I’ll open with a transcription of one of my favorite moments in a car, from Christmas 2008.
Scene: In John’s car on the way to mom’s house for Christmas dinner.
Characters: JOHN, Bah! AMY, Humbug! KATE, Yay! Christmas music!
KATE: Let’s listen to Christmas music!
Opening notes of [WORST SONG EVER] ‘Simply Having Written the Worst Christmas Song Ever’ thread from the speakers.
AMY: GODDAMMIT NO. NO NO NO. TURN IT OFF.
JOHN:(turns up radio)
(Paul McCartney shuts up. ‘Silent Night’ plays)
JOHN: I just don’t like the traditional Christmas songs. (changes station)
AMY: Well what’s left? All those awful pop songs!
JOHN: I don’t know; I just don’t like a lot of them. I HATE ‘Little Drummer Boy.’
AMY: I do too, unless it’s Bing Crosby and David Bowie. That’s too weird not to like.
(awful pop song begins)
AMY: No. (Burl Ives), Yes.
(‘Rudolph the Red-Nosed Reindeer.’ All characters sing)
(App. 15 minutes of quarreling over radio between JOHN and AMY. KATE is quiet.)
(Another version of ‘Silent Night.’)
AMY: Is this Macy Gray?
JOHN: God I hope not; I will crash this car.
KATE: What is WRONG with you two??!?
I might have ruined ‘Polar Express’ for my stepfather. Out of the film, he got an enjoyable viewing experience. I got a loud, creepily-animated, unnecessarily dramatic and death-defying retelling of a classic children’s story. Also the immortal quote, “Santa has horcruxes?!?” But that’s for another time.
The funny thing is, “The Polar Express” was never a big deal for me as a kid. I never had a copy of the book and I was only vaguely away the Conway Scenic Railroad had its own Polar Express train with Santa every year. I picked it up in a bookstore once and liked it for the soft, dreamy quality of the illustrations. To me, it effectively captured the strange sleep-fuzzed clarity that comes with staying awake long past one’s bedtime. “Polar Express” was an illustration of night magic, of waiting up for Santa and listening to the stillness of winter in the middle of the night.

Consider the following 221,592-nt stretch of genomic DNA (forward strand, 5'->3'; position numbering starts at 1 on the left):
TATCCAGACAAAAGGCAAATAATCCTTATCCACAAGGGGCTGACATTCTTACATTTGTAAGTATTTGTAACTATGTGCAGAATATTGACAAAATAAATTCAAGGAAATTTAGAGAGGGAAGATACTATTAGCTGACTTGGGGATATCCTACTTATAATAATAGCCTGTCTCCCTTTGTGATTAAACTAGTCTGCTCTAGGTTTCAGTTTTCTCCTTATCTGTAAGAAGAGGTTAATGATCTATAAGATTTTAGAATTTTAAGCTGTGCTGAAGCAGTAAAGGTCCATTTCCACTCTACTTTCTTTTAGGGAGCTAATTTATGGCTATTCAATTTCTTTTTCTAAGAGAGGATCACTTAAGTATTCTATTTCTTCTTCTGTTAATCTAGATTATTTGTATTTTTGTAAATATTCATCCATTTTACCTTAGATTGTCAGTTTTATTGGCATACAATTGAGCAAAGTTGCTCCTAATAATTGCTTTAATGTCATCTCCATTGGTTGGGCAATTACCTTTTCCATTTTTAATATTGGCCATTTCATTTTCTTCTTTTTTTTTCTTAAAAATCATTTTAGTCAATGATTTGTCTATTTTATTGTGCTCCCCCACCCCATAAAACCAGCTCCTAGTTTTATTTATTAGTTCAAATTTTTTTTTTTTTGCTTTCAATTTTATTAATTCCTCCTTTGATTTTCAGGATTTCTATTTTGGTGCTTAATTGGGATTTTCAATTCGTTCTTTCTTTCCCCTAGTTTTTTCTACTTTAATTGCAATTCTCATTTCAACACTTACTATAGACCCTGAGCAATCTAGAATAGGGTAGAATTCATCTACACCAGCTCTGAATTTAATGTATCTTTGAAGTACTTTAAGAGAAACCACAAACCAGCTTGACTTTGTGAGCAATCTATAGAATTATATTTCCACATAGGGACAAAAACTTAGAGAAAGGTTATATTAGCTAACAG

We rented the DVD a few years back and all I can remember is the train skidding across thin ice, lots of Tom Hankses and an horrifying rotoscoped Stephen Tyler elf. I’m pretty certain none of these elements are original to the story. But hey – I can’t begrudge someone else’s enjoyment. All I can do is enjoy my own dislike.
It’s easy to be bleak and grim about the mouth this time of year, and lord knows my efforts to stave off the winter gloom don’t always pan out. This is probably why I take so much delight in hating things: It’s a bizarre bit of reverse psychology; deliberately seeking out irritating songs and scenes and enjoying the resulting wrath. My favorite hateful little indulgence this time of year is the Delilah radio show. There’s something unspeakably smarmy about her voice, and insidiously stupid in the way she chooses songs to follow up some poor sap’s sob story. I keep track sometimes: An elderly woman relates being poor in the ’30s and receiving her first doll at the town Christmas party; Delilah plays “White Christmas.” Another woman recalls playing Santa with her husband in their hometown, delivering small toys and oranges to their neighborhood; Delilah plays “All I Want for Christmas (is You).” I can’t figure out her particular algorithms for selecting songs. I hate her pandering tone of voice and conjure fanciful images of (perhaps largely imagined) disdain dripping from her words as she croons to a caller about seeing Rudolph’s nose as a child. I can’t stand her. I tune in whenever I can.